parent opinion

I’m in the ‘parental paradox’ and you probably are too.

I've almost been a parent for 13 years and while this hardly makes me an expert, it has given me well over a decade to come to grips with the fact that as a mum, two truths can absolutely coexist.

I can be head over heels in love with my two boys – my favourite humans and best creations – while simultaneously wishing I had more time alone.

Over the years I have known that this is a very normal parenting phenomenon, but today I read a term that encapsulates the whole rollercoaster experience: 'The Parental Paradox'.

Anna Whitehouse, otherwise known as the journalist and podcaster 'Mother Pukka', shared a relatable post explaining the paradox.

"I’ve found love on another level but wonder how much of myself I’ve lost along the way," Whitehouse wrote on Instagram. 

"I’m stronger but also weaker. Broken but also robust. I want it all to stop and, yet, am willing it never to end. To anyone questioning mind, body and knackered soul, the parental paradox is real."


How relatable is that?

It is very possible to miss them so much it feels physically wounding when I am away visiting family while also wishing they were at school when it's the school holidays (again). I can fire up quicky when one of them is rude and melt with pure joy when one of them says something sweet to the other.

As a new mum, I remember every 'old' mum or grandmother telling me to 'just enjoy it' or 'treasure every moment because it all goes by so quickly' and wanting to scream at them. Because when I was knee-deep in nappies and sleep deprivation, it felt like every minute lasted a lifetime. 

Until, of course, it didn't.

I wished so much of their baby and toddler years away because I was so exhausted, and now as I enter my 'old mum era' as they too get older, I wish I could have it all back again. 


Ah, the parenting paradox!

Watch: Laura Byrne on being a 'good mum'. Post continues below.

Video via Mamamia.

As my eldest son is on the precipice of turning into a teenager I feel as though I am feeling this parental paradox more than ever. 

Where once I used to long for a full night's sleep and for my babies to grow up, as Whitehouse describes, now I miss the days I could simply pick my son up, pop him on my hip and cuddle him back to being okay. 

I am mourning the chubby cheeks, easy smiles and Insta-adorable phase that strangers cooed over while being grateful for not having to cook two separate meals or visit soft play centres on rainy days.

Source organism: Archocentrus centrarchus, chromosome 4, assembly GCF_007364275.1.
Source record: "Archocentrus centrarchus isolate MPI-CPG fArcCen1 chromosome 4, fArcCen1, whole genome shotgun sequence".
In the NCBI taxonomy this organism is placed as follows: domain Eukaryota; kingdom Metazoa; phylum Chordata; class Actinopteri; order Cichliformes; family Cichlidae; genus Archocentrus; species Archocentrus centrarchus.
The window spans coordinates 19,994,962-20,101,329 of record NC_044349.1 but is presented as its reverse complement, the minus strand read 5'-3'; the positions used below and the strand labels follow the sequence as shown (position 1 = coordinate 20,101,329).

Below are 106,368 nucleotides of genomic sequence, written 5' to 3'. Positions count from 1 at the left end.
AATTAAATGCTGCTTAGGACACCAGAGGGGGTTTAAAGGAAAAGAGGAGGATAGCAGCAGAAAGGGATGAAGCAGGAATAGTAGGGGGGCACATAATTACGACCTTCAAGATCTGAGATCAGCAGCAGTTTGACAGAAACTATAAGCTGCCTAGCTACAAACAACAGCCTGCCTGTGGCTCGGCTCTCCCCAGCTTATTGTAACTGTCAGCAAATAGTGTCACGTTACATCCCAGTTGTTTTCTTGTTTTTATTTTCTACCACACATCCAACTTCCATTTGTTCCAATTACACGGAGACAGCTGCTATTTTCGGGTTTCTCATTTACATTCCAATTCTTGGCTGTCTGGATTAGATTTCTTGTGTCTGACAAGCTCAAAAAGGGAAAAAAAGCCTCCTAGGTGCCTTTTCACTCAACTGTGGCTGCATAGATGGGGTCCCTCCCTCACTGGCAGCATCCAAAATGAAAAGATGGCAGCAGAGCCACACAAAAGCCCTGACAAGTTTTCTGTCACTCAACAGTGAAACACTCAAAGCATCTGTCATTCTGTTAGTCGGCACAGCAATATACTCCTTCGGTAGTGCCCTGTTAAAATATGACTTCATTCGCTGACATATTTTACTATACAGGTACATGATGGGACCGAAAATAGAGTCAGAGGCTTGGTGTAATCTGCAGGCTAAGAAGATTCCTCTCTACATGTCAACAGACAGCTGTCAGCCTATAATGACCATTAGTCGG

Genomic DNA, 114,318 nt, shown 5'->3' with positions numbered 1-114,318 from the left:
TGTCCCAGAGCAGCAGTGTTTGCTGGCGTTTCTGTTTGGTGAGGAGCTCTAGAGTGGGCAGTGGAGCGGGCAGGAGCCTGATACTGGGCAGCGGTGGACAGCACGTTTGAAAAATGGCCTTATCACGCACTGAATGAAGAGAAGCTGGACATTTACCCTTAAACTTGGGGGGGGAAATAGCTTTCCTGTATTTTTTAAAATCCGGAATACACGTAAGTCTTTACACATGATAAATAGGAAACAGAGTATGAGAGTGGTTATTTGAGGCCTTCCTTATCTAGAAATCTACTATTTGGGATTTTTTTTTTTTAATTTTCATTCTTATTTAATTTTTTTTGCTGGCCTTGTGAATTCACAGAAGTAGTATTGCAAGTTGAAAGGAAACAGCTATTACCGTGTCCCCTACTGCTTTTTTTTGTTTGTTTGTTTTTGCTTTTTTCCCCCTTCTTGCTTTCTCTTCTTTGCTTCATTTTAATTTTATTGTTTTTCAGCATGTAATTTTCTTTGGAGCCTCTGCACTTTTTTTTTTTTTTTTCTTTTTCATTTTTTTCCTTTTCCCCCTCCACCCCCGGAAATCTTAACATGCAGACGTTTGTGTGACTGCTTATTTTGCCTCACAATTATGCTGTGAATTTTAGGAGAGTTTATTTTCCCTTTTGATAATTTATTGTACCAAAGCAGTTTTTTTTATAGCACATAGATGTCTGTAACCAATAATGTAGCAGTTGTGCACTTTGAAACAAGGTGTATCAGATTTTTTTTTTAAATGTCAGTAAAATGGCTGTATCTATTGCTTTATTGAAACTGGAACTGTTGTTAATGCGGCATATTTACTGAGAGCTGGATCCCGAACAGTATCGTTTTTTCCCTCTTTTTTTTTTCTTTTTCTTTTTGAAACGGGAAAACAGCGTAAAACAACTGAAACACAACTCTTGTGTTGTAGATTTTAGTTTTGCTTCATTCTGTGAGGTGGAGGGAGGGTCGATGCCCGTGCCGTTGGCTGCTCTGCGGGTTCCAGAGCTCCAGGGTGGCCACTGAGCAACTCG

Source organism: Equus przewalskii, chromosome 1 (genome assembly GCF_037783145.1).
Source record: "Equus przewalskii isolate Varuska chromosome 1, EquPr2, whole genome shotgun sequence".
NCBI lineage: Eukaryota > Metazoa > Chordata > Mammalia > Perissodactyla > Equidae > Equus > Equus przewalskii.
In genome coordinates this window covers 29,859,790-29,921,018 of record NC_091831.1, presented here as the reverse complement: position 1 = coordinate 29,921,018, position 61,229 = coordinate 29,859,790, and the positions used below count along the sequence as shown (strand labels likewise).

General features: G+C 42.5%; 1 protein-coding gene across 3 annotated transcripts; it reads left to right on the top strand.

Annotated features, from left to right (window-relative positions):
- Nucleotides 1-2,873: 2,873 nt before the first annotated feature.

I've swapped pureeing baby food and cute gummy cuddles, for making school lunch boxes and intelligent conversations. 

I've swapped feeling angry about being touched out or sleep-deprived, for feeling angry about constantly having to stop the two of them fighting over a cricket ball. 

I might have more of the independence I craved when my kids were little, but the mental load and worry sometimes feel overwhelming.


As my eldest son's official childhood ends and he enters his teenage years, I am living in a state of permanent nostalgia – both for the past and for this very moment. I already know how fast time flies after 13 years as a mum and now I am aware of how quickly the next five years will go before he leaves home.

The thought of more future independence and time by myself or seeing my boys flourish into young men is a wonderful thing, but equally, I am petrified of what life will look like without them at home.

I have caught myself, after everyone is asleep, creepily standing in the hallway, listening to their breathing and thinking that one day, not so long from now, these bedrooms will be empty and I won't even know where my boys are, let alone if they are okay.

But then this is all part of the journey, right? I need to live more now and stop with so much nostalgia because every parenting phase comes with its difficulties and delights.

And what I am FINALLY realising – thanks to the parenting paradox – is that no phase is perfect and I will always want it to end... while willing it to never, ever stop.

Laura Jackel is Mamamia's Senior Lifestyle Family Writer. For links to her articles and to see photos of her outfits and kids, follow her on Instagram and TikTok.

Feature Image: Supplied.

Calling all Shopaholics, Retail Therapy Enthusiast & Glamour Gurus ! Take this short survey now to go in the running to win a $50 gift voucher!